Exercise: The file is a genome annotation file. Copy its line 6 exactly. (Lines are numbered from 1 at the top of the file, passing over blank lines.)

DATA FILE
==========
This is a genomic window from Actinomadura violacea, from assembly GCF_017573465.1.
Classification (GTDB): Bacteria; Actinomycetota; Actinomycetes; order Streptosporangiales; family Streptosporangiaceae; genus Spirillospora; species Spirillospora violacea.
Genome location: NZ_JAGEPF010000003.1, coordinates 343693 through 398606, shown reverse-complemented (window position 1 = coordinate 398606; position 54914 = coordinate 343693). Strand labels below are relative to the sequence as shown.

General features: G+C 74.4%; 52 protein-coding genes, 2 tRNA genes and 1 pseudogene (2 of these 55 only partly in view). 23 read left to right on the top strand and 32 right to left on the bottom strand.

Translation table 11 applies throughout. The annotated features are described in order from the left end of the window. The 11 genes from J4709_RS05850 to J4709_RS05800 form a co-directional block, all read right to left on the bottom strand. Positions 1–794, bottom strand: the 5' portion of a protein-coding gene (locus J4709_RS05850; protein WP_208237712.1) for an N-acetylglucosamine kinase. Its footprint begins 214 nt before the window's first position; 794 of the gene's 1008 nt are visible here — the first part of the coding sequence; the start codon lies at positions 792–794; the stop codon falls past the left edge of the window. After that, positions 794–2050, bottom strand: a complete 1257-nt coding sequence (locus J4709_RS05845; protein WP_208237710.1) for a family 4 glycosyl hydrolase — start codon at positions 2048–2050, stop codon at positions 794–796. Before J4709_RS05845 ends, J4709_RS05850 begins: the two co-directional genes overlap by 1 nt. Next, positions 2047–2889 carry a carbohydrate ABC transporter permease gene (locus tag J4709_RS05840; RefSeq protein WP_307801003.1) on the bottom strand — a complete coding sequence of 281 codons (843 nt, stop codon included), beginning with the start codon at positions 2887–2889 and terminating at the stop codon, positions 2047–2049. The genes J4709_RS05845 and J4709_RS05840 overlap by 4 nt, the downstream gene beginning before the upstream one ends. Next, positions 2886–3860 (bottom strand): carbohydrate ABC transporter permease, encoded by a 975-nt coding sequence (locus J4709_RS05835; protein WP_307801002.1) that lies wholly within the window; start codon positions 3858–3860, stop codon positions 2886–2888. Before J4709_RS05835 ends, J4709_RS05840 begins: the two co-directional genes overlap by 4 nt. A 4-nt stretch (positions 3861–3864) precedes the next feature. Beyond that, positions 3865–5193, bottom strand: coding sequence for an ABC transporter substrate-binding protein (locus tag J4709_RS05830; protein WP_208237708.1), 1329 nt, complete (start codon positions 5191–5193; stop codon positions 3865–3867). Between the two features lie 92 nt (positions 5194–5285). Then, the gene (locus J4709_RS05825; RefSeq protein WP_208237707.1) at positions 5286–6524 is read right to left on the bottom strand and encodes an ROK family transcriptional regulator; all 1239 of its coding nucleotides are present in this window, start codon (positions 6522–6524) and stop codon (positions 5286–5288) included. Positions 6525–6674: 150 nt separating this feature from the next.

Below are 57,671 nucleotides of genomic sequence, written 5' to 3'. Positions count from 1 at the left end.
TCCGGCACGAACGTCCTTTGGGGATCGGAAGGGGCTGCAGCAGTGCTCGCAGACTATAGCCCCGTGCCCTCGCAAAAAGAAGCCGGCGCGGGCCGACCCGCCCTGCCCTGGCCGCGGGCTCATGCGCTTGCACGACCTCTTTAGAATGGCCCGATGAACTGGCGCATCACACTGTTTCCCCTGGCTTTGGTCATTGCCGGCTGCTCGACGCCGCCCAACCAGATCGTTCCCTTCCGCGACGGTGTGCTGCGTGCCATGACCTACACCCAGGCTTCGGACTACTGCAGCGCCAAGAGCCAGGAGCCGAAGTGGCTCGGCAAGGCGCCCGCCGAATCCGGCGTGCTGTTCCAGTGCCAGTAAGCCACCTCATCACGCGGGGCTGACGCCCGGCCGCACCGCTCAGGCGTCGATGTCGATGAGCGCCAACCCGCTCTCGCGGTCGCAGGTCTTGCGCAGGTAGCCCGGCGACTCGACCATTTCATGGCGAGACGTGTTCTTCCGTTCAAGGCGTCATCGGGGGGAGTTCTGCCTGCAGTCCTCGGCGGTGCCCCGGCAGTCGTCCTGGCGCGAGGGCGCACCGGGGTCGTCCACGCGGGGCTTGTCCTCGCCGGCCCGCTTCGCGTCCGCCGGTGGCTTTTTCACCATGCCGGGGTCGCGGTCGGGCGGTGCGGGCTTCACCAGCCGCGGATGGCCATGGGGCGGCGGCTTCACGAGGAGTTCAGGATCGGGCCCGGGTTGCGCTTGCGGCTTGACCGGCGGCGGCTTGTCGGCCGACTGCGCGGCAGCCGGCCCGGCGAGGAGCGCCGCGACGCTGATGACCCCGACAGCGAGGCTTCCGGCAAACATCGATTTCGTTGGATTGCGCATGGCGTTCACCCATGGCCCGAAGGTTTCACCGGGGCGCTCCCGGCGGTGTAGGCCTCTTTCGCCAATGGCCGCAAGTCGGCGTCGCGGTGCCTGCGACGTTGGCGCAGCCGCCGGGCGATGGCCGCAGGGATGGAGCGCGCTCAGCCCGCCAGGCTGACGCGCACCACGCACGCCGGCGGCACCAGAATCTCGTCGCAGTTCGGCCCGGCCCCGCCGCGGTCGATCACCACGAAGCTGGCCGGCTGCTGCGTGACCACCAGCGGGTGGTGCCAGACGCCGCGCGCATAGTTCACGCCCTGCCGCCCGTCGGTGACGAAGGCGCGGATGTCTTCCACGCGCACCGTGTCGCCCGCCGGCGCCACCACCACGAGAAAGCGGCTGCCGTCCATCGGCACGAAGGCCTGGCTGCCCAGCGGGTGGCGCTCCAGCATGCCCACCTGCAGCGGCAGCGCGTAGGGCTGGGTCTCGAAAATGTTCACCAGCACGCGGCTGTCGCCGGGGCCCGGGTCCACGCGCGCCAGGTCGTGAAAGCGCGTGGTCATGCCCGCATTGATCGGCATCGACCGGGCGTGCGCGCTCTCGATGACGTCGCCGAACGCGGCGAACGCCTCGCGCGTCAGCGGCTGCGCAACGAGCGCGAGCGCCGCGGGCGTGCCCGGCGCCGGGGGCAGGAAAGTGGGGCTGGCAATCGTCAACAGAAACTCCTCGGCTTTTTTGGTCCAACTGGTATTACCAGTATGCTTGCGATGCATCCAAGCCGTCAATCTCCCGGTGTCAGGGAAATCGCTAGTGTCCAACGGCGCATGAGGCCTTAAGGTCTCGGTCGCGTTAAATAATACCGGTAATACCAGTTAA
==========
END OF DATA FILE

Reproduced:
Below are 57,671 nucleotides of genomic sequence, written 5' to 3'. Positions count from 1 at the left end.